One would imagine that with so many new buildings and ongoing constructions in Thimphu there should not be a shortage of apartments, but apparently demand still outstrips supply.
The problem is that a lot of the upcoming structures are not apartments- but hotels.
Surprisingly, people still want to build more hotels when there are clear signs that there is an oversupply and what is even more surprising is banks still giving hotel loans.
Going by the numbers there are predictions that the time is not far when hotels in Thimphu will start seeing a spate of bankruptcies- starting with most ill experienced ones who just followed the herd.
However, the question to be asked is as to why this is happening.
Thimphu’s hotel glut perhaps will best illustrate the problems in Bhutan’s economy.
The hotel rush is happening because there are not many other areas of the economy where people can invest as easily and where there are clear incentives to do so.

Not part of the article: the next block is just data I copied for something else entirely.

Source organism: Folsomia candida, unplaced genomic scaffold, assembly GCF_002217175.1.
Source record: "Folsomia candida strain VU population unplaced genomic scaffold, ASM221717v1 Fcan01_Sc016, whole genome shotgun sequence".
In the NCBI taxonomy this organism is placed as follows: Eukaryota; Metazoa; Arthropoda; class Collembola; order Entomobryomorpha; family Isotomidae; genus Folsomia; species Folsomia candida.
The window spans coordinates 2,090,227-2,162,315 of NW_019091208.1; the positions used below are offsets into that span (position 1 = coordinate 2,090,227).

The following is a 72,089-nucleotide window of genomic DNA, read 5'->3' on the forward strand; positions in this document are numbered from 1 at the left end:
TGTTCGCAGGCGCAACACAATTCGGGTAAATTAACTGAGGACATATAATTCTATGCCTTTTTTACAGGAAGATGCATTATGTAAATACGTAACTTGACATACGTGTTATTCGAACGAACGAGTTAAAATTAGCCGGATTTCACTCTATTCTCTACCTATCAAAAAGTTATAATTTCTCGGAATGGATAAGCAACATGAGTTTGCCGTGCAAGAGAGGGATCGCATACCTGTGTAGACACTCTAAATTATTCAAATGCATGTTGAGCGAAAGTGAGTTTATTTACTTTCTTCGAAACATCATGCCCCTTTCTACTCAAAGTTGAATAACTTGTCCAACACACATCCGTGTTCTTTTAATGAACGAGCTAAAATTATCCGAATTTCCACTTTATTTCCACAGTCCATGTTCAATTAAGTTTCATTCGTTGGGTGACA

The Banks in turn are lending heavily to hotels as they do not have many other productive areas to lend to and even if hotels fail they will still own well leveraged assets like land.
In fact, if hotels start failing, banks will become among the largest owners of prime real estate in Bhutan.
The hotels in turn are counting on ever increasing and unsustainable regional tourism numbers whose large numbers threaten brand Bhutan and much more.
It is another matters if these numbers can keep increasing given the slowing Indian economy and also the impact of mass tourism on Bhutan.
The amount of loan money absorbed by hotels is so large that it has contributed to a liquidity crunch in the banking system.
It maybe a bit late to start doing any revaluations, but it is not too early to start charting a different course for an increasingly lop-sided economy.
A strong economy begins with a strong, well-educated workforce.